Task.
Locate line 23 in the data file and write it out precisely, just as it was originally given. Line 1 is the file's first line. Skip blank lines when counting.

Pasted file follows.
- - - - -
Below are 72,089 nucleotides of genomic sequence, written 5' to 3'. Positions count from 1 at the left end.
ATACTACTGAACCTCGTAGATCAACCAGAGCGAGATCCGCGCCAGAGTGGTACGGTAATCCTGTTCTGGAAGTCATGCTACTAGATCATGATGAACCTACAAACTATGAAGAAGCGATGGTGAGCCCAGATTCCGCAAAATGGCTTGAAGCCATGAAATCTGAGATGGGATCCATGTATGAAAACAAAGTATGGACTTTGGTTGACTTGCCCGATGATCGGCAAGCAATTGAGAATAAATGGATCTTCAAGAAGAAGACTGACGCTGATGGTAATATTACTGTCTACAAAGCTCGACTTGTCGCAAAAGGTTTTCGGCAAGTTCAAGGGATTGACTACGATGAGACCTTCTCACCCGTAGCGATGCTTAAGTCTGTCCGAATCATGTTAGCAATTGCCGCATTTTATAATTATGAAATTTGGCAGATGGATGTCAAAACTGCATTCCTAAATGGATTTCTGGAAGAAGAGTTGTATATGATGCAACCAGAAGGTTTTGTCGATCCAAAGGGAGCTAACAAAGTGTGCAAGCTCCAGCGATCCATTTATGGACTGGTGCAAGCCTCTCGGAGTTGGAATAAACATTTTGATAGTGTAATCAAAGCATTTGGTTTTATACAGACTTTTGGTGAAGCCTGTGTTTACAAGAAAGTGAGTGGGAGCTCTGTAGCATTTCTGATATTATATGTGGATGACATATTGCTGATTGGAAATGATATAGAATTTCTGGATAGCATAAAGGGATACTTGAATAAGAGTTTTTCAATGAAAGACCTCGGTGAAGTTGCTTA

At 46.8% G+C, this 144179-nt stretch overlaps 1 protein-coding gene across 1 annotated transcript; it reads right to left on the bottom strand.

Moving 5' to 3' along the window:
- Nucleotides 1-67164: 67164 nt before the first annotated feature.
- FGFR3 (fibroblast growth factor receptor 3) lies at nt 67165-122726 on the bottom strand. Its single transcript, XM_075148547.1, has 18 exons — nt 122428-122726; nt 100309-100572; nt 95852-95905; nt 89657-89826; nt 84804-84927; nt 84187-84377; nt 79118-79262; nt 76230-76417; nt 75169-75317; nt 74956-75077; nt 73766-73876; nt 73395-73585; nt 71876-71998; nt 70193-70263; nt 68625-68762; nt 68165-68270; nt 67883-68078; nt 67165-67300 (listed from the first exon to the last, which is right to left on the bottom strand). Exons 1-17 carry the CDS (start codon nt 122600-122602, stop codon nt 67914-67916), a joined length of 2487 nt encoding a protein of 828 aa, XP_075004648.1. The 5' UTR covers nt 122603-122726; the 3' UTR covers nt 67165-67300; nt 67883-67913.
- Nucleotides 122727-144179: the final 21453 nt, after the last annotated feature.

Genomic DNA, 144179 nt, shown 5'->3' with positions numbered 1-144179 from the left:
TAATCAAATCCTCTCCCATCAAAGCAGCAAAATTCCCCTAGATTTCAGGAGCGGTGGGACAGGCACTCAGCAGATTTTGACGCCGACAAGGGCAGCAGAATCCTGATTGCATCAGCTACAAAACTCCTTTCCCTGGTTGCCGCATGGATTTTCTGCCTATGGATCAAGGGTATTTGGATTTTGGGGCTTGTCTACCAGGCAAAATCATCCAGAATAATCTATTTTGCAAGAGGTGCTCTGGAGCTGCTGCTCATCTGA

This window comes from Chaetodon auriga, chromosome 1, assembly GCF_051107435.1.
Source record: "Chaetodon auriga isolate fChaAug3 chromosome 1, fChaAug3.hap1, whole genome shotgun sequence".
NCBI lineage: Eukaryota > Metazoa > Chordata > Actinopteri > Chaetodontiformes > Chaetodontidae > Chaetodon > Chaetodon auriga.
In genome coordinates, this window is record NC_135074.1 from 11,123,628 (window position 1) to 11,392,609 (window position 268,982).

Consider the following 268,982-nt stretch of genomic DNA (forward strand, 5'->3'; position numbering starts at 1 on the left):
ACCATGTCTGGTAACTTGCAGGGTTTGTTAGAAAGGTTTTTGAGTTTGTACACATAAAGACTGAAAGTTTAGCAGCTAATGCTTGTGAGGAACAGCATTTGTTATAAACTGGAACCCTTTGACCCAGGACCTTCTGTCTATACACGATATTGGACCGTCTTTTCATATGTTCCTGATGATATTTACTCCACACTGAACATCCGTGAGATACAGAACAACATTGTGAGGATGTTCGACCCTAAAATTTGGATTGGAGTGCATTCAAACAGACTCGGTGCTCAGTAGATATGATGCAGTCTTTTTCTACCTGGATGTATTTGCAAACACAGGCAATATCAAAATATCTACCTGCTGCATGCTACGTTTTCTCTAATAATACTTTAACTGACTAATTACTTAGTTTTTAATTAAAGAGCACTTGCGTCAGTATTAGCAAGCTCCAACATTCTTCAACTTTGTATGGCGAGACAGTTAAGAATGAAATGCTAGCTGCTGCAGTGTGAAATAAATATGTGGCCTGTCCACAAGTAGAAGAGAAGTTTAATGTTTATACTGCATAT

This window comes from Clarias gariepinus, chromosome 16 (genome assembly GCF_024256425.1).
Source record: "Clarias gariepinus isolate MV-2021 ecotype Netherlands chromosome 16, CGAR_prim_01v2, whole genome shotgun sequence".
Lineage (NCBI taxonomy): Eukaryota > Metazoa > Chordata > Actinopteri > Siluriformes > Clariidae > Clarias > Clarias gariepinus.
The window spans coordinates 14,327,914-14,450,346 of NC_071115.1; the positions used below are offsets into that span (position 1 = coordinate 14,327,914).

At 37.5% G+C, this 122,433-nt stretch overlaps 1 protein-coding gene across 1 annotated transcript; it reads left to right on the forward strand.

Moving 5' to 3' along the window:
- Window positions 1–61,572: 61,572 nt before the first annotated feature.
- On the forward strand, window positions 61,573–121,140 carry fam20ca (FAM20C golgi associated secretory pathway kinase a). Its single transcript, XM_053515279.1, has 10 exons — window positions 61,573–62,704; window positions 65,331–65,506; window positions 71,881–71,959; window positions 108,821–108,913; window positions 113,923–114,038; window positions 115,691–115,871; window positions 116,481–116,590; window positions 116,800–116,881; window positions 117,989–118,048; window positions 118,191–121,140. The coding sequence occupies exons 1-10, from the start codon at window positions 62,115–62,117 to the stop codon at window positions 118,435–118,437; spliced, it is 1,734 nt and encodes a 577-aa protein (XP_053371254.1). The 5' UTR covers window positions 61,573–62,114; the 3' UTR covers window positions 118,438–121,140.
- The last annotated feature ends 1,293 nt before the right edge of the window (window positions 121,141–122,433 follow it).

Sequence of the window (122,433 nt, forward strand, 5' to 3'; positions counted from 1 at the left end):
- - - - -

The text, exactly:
- On the forward strand, window positions 61,573–121,140 carry fam20ca (FAM20C golgi associated secretory pathway kinase a). Its single transcript, XM_053515279.1, has 10 exons — window positions 61,573–62,704; window positions 65,331–65,506; window positions 71,881–71,959; window positions 108,821–108,913; window positions 113,923–114,038; window positions 115,691–115,871; window positions 116,481–116,590; window positions 116,800–116,881; window positions 117,989–118,048; window positions 118,191–121,140. The coding sequence occupies exons 1-10, from the start codon at window positions 62,115–62,117 to the stop codon at window positions 118,435–118,437; spliced, it is 1,734 nt and encodes a 577-aa protein (XP_053371254.1). The 5' UTR covers window positions 61,573–62,114; the 3' UTR covers window positions 118,438–121,140.